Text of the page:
The level design is clever throughout and there are many areas to explore outside of the main missions and include close, confined spaces that contribute to the stealth approach that can be taken and large areas for epic firefight battles. The only area that I saw some inconsistencies was in the frame rate performance. Wolfenstein 2 unfortunately suffers with some noticeable dips in the frame rate, mainly when there was a lot going on screen, particularly in action heavy scenes where there were lots of enemies surrounding me all firing their weapons at once or multiple explosions in a small area of the map. It didn’t impact anything too much but it’s a shame that an otherwise polished game would suffer like this, especially being a first person shooter and while it is only on a few occasions that it happens it’s disappointing to see none the less. I’m sure there will be future updates to rectify this but as it stands, despite the slight occasional dips in frame rate, it runs pretty well overall.
The Wolfenstein series has always been know for its brilliant and precise gameplay and this latest instalment is no different. Gameplay is responsive and incredibly smooth with the godfather of first person shooters maintaining the quality of gameplay and shooting mechanics that made the original games so renowned. Melee kills are satisfyingly brutal and I never once got tired of taking out enemies with my trusty axe. There are different ways that each section can be approached with going in guns blazing being the obvious one, but there is also a bigger emphasis on the stealth approach this time. Each level can be played through in a stealthy way and as mentioned earlier there are many vents and passages that can be utilised to take down enemies quickly and quietly.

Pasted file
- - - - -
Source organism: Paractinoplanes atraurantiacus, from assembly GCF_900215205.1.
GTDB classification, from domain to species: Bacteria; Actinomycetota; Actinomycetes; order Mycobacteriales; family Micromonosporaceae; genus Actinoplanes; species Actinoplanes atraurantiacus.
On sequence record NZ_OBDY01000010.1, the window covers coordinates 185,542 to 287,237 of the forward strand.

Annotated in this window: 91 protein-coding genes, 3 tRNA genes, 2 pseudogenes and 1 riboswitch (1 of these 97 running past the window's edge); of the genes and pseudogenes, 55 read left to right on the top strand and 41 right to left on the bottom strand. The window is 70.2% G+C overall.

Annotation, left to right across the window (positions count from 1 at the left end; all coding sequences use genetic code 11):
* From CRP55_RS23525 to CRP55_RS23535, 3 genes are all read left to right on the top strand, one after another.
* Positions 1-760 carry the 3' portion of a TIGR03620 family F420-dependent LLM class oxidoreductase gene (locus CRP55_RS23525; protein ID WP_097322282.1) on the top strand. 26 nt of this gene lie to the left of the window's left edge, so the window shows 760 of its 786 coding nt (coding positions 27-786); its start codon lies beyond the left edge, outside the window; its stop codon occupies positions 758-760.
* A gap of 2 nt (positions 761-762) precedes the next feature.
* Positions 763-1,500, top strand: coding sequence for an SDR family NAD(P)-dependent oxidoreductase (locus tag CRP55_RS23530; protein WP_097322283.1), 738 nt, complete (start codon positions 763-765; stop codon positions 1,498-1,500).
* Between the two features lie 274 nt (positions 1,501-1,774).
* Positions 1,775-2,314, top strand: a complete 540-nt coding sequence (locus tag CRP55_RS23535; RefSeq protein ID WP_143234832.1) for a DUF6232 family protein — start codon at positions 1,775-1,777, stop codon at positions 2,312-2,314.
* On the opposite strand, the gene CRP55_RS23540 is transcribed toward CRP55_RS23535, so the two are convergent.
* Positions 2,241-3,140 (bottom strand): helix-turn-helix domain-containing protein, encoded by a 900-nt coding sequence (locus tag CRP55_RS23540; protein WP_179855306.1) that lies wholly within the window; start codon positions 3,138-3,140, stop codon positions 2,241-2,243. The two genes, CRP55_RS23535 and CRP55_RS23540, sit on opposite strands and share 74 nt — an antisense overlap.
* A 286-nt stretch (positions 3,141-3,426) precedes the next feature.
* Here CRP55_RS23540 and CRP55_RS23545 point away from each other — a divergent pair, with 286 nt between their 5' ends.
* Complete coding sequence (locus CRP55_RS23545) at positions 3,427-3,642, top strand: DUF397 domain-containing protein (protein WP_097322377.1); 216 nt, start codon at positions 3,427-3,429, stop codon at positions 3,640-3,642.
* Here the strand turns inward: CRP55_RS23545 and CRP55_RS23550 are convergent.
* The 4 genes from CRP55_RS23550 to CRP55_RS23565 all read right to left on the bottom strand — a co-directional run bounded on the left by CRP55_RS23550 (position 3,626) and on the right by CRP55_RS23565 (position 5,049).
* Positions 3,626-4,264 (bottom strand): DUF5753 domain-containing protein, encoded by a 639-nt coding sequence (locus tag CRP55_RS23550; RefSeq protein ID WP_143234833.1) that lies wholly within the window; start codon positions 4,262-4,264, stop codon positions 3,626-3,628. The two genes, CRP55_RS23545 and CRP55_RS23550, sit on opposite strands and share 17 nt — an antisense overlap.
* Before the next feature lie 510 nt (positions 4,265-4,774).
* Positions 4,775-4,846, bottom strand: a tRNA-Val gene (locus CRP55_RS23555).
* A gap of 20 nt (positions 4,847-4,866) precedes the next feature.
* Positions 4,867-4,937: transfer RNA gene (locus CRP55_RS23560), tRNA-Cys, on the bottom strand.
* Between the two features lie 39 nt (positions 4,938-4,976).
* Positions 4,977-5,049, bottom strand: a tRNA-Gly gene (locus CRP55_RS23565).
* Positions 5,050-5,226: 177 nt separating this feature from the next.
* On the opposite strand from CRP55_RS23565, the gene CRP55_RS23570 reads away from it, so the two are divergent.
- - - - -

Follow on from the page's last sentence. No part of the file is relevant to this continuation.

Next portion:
There is a good variation of enemies ranging from standard soldiers all the way up to giant mechs, where large weapons will be essential in eliminating them. An option of duel wielding any combination of two weapons at a time is also available and while accuracy was lost by doing this, raw destructive firepower more than made up for it. I didn’t duel wield all the time but there were certainly times when I needed to. Either way the gameplay on offer here is simply fantastic and with a pumping soundtrack to accompany the action packed gameplay, it definitely gets the adrenaline going. I enjoyed every minute of Wolfenstein 2, it’s violent, it’s gritty and it’s arguably one of the best single player story driven games this year, or even the last two years.